In the various possible compositions of the copolymer which constitutes the adhesive film used in the invention, the following can be cited: photo-copolymers based on acrylic acid, dimethylamino-ethylmethacrylate (DMAEMA), dimethylacrylamide and a co-monomer capable of binding a heparin fragment, namely N-hydroxysuccinimide acrylate (ANHS). One advantage of such copolymers is that they strongly stick to most usual plastic surfaces and they can be obtained very easily and quickly by irradiation, in the presence of an initiator, of a film from an appropriate composition containing the corresponding monomers. In addition to the foregoing monomers, the present composition may also contain other acrylic monomers, namely alkyl acrylates like isopropyl-butyl-, amyl-acrylate and other acrylates, acrylamide and acrylic prepolymers of the kind recited in document U.S. Pat. No. 4,451,568; these products have a relatively high molecular weight and they influence the viscosity of the monomer mixture. Stoichiometrically, the amount of acrylic acid in the above composition exceeds that of the DMAEMA to ensure that the amount of --COOH groups always exceed that of the dimethylamino groups. Thus, for one mole of DMAEMA, 1.01 to 2 moles of acrylic acid are used.
The radical R defined as a heparin fragment is derived from heparin depolymerization products, for instance by deaminative splitting of heparin as disclosed by OLSSON (see the aforementioned reference).
For preparing the substrate according to the invention, a selected article is coated by usual means (brush, dipping, spray) with a thin layer of a photopolymerizable monomer mixture of the aforementioned kind together with an initiator and it is subjected to photopolymerization under irradiation by usual means; when the film has been cured to a sufficient extent, it is bound to the heparin derivative through a bridging diamine of the formula H2 N--(CH2)n --NH2 so as to achieve a connecting link (defined in the foregoing section as the formula --NH--(CH2)n --NH--); this link makes it possible to bind the copolymer and the heparin fragment.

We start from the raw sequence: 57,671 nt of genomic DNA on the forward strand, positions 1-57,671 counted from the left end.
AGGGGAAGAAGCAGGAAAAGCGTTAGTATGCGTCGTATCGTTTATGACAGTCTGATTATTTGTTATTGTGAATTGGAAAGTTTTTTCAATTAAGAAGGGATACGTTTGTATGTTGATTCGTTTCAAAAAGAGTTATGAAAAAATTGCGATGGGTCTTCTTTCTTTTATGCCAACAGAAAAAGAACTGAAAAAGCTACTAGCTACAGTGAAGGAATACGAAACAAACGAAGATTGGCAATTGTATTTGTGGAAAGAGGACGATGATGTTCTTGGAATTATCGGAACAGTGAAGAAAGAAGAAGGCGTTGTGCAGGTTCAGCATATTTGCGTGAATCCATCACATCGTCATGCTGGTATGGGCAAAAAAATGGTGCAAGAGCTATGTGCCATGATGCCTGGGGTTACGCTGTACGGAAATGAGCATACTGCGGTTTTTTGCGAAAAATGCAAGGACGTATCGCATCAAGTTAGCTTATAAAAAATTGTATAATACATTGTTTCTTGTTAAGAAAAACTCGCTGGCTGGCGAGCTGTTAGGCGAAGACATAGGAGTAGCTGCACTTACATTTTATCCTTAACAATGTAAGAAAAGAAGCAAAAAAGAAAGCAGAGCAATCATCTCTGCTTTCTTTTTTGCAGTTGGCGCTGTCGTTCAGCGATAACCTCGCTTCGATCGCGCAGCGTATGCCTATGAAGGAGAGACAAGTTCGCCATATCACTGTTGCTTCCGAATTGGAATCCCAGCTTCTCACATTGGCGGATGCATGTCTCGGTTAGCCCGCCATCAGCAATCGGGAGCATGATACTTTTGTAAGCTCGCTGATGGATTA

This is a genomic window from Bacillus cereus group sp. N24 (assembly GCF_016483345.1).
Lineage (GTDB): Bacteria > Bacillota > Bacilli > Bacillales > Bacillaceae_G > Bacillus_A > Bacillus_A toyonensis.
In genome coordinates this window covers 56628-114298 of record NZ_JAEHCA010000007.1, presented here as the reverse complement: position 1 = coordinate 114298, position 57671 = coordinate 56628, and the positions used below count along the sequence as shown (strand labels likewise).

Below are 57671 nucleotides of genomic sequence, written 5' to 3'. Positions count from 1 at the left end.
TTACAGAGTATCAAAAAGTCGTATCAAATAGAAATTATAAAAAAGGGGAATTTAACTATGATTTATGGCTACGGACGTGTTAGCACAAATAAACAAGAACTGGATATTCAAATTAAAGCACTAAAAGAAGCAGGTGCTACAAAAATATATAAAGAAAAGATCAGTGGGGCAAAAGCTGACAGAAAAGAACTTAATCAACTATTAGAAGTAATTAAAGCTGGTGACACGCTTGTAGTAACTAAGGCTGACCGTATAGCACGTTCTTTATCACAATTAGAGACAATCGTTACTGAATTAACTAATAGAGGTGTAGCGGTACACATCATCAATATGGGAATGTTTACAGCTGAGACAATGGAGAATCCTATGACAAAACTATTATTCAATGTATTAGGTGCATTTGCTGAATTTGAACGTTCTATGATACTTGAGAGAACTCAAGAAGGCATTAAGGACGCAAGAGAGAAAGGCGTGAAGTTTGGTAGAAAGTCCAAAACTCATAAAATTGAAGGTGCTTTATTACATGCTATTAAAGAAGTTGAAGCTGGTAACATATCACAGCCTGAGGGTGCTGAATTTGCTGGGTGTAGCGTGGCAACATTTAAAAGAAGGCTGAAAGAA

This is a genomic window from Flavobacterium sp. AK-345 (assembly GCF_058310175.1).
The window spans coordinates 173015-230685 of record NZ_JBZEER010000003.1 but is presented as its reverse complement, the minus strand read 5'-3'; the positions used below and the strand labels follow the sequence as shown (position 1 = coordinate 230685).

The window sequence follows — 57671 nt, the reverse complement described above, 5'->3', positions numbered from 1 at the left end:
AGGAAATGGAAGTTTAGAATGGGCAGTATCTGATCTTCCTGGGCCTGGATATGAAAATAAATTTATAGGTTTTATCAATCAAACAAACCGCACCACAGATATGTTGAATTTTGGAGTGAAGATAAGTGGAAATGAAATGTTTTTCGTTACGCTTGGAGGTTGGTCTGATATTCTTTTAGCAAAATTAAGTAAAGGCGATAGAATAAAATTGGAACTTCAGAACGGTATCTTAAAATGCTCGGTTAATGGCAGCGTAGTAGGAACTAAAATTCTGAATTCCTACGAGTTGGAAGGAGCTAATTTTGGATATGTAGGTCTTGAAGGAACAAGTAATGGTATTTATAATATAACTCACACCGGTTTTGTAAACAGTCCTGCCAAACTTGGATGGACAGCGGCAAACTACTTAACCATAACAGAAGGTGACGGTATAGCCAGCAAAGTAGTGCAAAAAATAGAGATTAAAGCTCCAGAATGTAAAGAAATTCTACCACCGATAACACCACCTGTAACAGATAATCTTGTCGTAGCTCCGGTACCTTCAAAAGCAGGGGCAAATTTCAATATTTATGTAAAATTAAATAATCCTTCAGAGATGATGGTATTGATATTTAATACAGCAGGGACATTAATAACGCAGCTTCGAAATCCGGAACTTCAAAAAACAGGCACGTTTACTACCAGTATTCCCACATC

Preferably, this link is achieved by the reaction of this aliphatic diamine with a group --CHO bound to the heparin fragment as it comes from the fragmentation reaction of OLSSON (see the foregoing reference). According to this worker, the reaction of heparin with nitrous acid transforms the 2-amino-2-desoxy-D-glucopyranosyl residue into an aldehyde residue from 2,5-anhydro-D-mannose which exhibits anticlotting properties like the starting heparin. The above coupling reaction thus provides a SCHIFF base which is thereafter reduced (for instance with sodium cyanoboride) to obtain an R--CH2 --NH--(CH2)n --NH2 substituent. The latter is then reacted with the dry polymer film which comprises, as indicated hereabove, a group copolymerized with the other monomers, this group being capable of being bound to the free amine function of the bridging arm attached to the heparin fragment. This group, e.g. the N-hydroxysuccinimide group (NHS), is very labile and reacts as follows: ##STR1##
This operation therefore effects the binding of the heparin fragment R to the copolymer film by means of the foregoing connecting link. To prepare the latter, an advantageously used diamine is hexamethylene diamine, but of course, any other diamine included within the foregoing limits can be convenient, namely ethylene diamine, propylene diamine, butylene diamine, etc.